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Old 06-07-2018, 10:06 PM   #1
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Shunt Sizing

Hi, my inverter/charger calls for a 300 amp anl fuse and 4/0 wire between batteries and inverter/charger. This is directly from the manufacturer. Would my shunt also need to be 300 amps? Thanks!
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Old 06-08-2018, 12:42 AM   #2
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Shunt for what? An ammeter or a remote meter? What make of inverter is it?

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Old 06-08-2018, 06:50 AM   #3
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A shunt for a battery meter off the negative terminal. The inverter is an Aims 3000 watt (120 volt) inverter/charger with auto transfer switch. I have the remote panel for the inverter as well.
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Old 06-08-2018, 06:53 AM   #4
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I had picked this up awhile ago. Saw that the shunt was 100 amps. Wasn't sure if that was enough for the application. It would go between my battery and the negative busbar I plan on using for all my negatives.Screenshot_20180608-075133.jpeg
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Old 06-08-2018, 07:09 AM   #5
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Would my shunt also need to be 300 amps? Thanks!
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The inverter is an Aims 3000 watt...
You need a shunt that is rated for the maximum current flow that will be passing thru it (either into or out of the battery bank). Assuming you have a 12VDC battery bank, you're inverter will likely be the big ticket item at a maximum of something around 250 amps. Therefore; a 100 amp shunt would be too small. They key is making sure battery monitor can be configured for the size of shunt that you install (100mV vs 500mV).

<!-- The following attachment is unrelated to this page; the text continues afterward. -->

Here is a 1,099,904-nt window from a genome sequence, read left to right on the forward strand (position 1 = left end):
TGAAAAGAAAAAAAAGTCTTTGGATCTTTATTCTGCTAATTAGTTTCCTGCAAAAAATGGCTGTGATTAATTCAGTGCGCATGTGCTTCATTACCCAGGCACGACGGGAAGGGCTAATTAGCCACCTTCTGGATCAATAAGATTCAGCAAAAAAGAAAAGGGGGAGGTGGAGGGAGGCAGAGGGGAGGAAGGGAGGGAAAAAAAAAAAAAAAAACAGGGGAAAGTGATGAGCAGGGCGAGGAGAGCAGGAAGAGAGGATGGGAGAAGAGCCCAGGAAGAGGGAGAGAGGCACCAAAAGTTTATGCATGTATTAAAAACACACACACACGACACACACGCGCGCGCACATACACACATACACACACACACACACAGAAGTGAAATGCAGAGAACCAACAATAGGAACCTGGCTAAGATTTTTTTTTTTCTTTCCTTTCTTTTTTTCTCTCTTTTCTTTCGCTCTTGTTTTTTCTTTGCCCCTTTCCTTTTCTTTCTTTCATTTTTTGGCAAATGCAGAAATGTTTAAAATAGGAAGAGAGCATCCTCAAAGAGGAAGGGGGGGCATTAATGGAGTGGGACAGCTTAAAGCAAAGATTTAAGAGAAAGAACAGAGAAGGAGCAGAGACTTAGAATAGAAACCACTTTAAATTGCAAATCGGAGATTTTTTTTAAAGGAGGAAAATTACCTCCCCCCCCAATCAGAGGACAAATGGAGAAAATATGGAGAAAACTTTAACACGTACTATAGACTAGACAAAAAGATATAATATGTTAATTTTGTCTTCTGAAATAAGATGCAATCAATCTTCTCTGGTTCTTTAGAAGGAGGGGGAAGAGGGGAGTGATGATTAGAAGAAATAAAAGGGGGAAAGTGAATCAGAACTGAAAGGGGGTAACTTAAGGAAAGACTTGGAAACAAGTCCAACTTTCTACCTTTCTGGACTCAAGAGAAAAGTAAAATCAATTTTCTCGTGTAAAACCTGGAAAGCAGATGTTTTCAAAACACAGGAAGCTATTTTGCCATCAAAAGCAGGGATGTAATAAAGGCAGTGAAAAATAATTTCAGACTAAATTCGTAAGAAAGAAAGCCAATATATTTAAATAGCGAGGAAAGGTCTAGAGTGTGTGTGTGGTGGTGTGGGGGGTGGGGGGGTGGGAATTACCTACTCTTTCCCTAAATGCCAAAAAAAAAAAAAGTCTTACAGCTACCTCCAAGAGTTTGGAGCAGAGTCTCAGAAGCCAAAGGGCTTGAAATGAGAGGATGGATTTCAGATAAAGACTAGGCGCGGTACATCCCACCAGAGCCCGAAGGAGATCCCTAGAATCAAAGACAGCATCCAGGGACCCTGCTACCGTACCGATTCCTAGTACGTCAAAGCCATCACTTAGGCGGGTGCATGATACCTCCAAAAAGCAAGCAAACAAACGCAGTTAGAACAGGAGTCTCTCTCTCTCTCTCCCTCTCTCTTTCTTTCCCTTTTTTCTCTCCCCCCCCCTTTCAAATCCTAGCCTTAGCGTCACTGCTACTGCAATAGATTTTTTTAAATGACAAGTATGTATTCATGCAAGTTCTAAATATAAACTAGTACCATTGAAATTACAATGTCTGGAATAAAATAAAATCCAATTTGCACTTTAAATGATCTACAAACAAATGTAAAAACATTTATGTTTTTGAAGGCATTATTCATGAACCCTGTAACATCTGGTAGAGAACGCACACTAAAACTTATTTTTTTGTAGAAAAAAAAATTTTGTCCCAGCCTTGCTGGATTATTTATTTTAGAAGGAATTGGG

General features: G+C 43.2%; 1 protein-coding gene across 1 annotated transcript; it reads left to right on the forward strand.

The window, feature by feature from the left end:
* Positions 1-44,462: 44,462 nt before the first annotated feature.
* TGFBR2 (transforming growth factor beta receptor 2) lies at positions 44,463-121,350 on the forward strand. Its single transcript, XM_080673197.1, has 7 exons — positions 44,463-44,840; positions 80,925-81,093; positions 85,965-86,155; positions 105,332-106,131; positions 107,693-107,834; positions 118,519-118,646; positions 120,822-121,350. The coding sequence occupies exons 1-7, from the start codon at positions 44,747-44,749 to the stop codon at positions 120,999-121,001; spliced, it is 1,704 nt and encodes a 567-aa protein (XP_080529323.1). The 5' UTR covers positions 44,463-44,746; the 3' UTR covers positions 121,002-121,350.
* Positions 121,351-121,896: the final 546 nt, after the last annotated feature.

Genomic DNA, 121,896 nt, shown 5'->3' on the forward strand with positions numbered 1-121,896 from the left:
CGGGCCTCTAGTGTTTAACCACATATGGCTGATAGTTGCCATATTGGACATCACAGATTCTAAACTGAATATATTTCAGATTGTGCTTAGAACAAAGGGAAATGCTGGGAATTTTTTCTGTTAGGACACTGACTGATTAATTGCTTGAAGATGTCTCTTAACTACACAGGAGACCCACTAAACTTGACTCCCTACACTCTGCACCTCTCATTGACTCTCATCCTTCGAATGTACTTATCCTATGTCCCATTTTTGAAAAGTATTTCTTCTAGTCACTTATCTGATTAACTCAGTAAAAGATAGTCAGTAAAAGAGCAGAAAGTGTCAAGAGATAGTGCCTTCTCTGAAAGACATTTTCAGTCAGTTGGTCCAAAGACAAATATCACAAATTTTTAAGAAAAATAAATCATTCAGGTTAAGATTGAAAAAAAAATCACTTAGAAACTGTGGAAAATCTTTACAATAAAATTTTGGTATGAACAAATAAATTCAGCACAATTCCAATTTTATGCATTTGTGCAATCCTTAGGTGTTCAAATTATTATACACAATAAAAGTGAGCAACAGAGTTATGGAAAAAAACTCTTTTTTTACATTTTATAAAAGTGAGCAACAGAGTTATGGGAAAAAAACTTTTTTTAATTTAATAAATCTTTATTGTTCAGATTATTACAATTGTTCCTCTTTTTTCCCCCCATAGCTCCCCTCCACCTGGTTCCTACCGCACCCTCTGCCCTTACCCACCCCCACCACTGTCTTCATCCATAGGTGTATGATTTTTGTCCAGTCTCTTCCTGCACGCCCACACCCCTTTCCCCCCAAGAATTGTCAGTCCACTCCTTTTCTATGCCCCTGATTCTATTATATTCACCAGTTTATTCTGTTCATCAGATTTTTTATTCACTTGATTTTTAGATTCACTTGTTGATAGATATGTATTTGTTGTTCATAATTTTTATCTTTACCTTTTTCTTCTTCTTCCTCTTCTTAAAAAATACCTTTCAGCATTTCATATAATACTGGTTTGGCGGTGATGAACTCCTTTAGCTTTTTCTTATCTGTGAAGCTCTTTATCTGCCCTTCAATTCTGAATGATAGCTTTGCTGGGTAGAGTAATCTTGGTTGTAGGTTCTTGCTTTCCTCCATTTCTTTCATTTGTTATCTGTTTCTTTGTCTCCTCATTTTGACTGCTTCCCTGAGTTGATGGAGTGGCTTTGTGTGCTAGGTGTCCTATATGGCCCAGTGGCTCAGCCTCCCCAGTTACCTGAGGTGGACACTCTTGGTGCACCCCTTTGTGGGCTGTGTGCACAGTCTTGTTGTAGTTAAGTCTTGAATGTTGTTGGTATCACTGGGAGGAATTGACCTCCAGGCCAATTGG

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Old 06-08-2018, 07:11 AM   #6
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Thank you. That makes sense to me. I guess I will be looking for a different sized shunt and monitor.
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Old 06-08-2018, 07:42 AM   #7
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Thank you. That makes sense to me. I guess I will be looking for a different sized shunt and monitor.
If you are going to do that....

Might I suggest a "good" battery monitor?? They really do pay for themselves (good information that allows you to properly care for your battery bank). A TriMetric (from Bogart Engineering) or even a Victron BMV-700 are good options.
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Old 06-08-2018, 09:05 AM   #8
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Thanks. I was just looking at the Victron
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Old 06-08-2018, 09:27 AM   #9
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Just be aware that all aH-in/aH-out counters such as the Trimetrics have an intrinsic inaccuracy that will get worse with time. Blame Mr. Peukert for that one. Battery SoC meters such as the SmartGauge, and to a lesser extent the NASA ones, overcome this limitation because they operate on a completely different basis, using algorithms derived from voltage under load. (This doesn't mean that you can just connect your $20 multimeter to a battery and call it good!).

Another effective way to know the true health of any FLA battery is to measure its SG using a good hydrometer. pH never lies!

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Old 06-08-2018, 09:41 AM   #10
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I'll be using AGM batteries
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